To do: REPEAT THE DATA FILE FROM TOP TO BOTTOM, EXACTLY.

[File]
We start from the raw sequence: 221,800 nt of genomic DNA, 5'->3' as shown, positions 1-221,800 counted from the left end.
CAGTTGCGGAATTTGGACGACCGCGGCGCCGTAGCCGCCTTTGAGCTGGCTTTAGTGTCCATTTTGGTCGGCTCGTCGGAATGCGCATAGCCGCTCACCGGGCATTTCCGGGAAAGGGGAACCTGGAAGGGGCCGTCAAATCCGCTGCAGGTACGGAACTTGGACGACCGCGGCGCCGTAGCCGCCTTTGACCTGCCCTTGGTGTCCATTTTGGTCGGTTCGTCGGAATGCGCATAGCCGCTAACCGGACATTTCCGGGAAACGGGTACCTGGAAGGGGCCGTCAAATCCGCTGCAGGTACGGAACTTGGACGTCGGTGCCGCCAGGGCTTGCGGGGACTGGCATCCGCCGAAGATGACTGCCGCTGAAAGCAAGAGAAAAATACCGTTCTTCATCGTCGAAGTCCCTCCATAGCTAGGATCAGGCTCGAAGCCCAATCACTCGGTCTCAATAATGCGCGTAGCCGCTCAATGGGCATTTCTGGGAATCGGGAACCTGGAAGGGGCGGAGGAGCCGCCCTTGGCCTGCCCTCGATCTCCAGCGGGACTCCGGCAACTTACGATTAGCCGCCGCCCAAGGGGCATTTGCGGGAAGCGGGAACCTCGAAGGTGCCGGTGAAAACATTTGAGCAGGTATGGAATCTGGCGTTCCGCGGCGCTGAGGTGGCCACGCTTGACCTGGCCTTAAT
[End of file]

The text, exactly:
We start from the raw sequence: 221,800 nt of genomic DNA, 5'->3' as shown, positions 1-221,800 counted from the left end.
CAGTTGCGGAATTTGGACGACCGCGGCGCCGTAGCCGCCTTTGAGCTGGCTTTAGTGTCCATTTTGGTCGGCTCGTCGGAATGCGCATAGCCGCTCACCGGGCATTTCCGGGAAAGGGGAACCTGGAAGGGGCCGTCAAATCCGCTGCAGGTACGGAACTTGGACGACCGCGGCGCCGTAGCCGCCTTTGACCTGCCCTTGGTGTCCATTTTGGTCGGTTCGTCGGAATGCGCATAGCCGCTAACCGGACATTTCCGGGAAACGGGTACCTGGAAGGGGCCGTCAAATCCGCTGCAGGTACGGAACTTGGACGTCGGTGCCGCCAGGGCTTGCGGGGACTGGCATCCGCCGAAGATGACTGCCGCTGAAAGCAAGAGAAAAATACCGTTCTTCATCGTCGAAGTCCCTCCATAGCTAGGATCAGGCTCGAAGCCCAATCACTCGGTCTCAATAATGCGCGTAGCCGCTCAATGGGCATTTCTGGGAATCGGGAACCTGGAAGGGGCGGAGGAGCCGCCCTTGGCCTGCCCTCGATCTCCAGCGGGACTCCGGCAACTTACGATTAGCCGCCGCCCAAGGGGCATTTGCGGGAAGCGGGAACCTCGAAGGTGCCGGTGAAAACATTTGAGCAGGTATGGAATCTGGCGTTCCGCGGCGCTGAGGTGGCCACGCTTGACCTGGCCTTAAT